“Everything must change so that everything can stay the same,” utters the Prince of Salina facing his loss of standing in Giuseppe Tomasi di Lampedusa’s masterpiece “The Leopard.” I have heard the quote used as a positive example of managerial pragmatism, but in the novel, the fictional Prince urging his family to forge bonds with the armies of a rival monarch and the family of a business leader is the epitome of shapeshifting power. He is interested only in remaining in place and postponing collapse until after he is gone. His words, I am afraid, would not be out of place in the mouth of those who seek new ideas and tools only to remain in charge.
Ultimately, however, this approach is not enough. If we want to change the world, we need to change our world first. That means that those who aspire to give birth to a new brand of capitalism must kill the old brand of management first.
When I say that we must kill management, I do not mean terminating managers, the people.
Replacing them with algorithms, for example, risks making management more instrumental than it already is. The AI-run workplace achieves degrees of control that surpass Frederick Taylor’s wildest dreams. Replacing old managers with new managers will not do either. It would be useless, if new ones embody the same principles with a different style.
Instead, When I say we need to kill management, I mean putting to rest the way we conceive and portray and practice management. We — you and me, people who attend gatherings and read magazine features on the future of work, and everyone else who brings management to life in words, in writing, or in their daily work — need to change our conception of management, of its function in any enterprise.
What do we replace it with?
We need a truly human management, one that makes room for our bodies and spirits alongside our intellect and skills. That cares for what work does and feels and means to us, not just for what we can do at work and how. A management that abjures the relentless pursuit of efficiency and alignment — and celebrates, or even just acknowledges the inconsistencies that make us human. A management that pursues existential growth as passionately as it pursues instrumental growth — that is, one that pursues the expansion of our consciousness alongside that of our powers. One where we can be fully human, with all our contradictions, in pluralistic institutions.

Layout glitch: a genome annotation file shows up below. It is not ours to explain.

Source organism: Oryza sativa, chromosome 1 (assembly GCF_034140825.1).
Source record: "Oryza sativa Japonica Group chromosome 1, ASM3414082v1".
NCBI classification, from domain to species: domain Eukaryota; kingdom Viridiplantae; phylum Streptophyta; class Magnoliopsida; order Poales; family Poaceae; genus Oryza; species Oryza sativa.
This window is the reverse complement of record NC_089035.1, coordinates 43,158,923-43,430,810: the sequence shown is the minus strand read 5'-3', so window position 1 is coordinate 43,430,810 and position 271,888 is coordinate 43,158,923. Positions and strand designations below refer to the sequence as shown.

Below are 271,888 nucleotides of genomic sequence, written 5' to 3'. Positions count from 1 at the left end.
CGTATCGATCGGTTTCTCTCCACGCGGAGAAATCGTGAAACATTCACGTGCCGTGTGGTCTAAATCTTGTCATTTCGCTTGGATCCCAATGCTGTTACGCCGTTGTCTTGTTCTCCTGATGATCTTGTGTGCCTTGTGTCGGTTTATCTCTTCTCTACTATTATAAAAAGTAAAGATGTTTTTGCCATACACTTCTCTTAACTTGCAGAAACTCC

A human management will demand that we incorporate a concern for the freedom and well-being of those we manage as much as for their productivity; that we consider the environmental as well as the economic consequences of strategic choices; that we stop pleading powerlessness in the face of the tyranny of technology and take responsibility to reject technologies that enable tyranny. That we hear and amplify a broader set of voices, not only those that fit a narrow view of management and of its concerns, but also those that defy it, and in so doing, enliven it.
That kind of management might advance a capitalism based on curiosity and compassion, therefore one that is much better at innovation and inclusion than its current form.
One can see glimpses of such a human view of management already. You can see them in the CEOs who talk about caring about purpose as much as about profit. You can see them in people’s longing for meaning and community at work. But for those claims not to ring hollow and those longings not to go unmet, management as we know it, really, it has to die. There is no other way. Because, in truth, it does not have a problem. It is the problem.
The challenge facing management is not the lack of new theories; it is the strength of the old ones. It is impossible to build the future using the blueprints of the past. It is like going to a plastic surgeon to restore our looks when we should see a psychoanalyst to free our mind instead.
That is what management could use more of these days, I have argued in a recent paper on which this essay is based. More psychoanalysis, that is. I kid you not. Especially the branch of psychoanalysis concerned with systems of organization and people’s experience in organizations. A line of work that challenges organizations’ dysfunctional cultures and people’s fascination with neurotic leaders, one that aims to free us up from constraints of the past.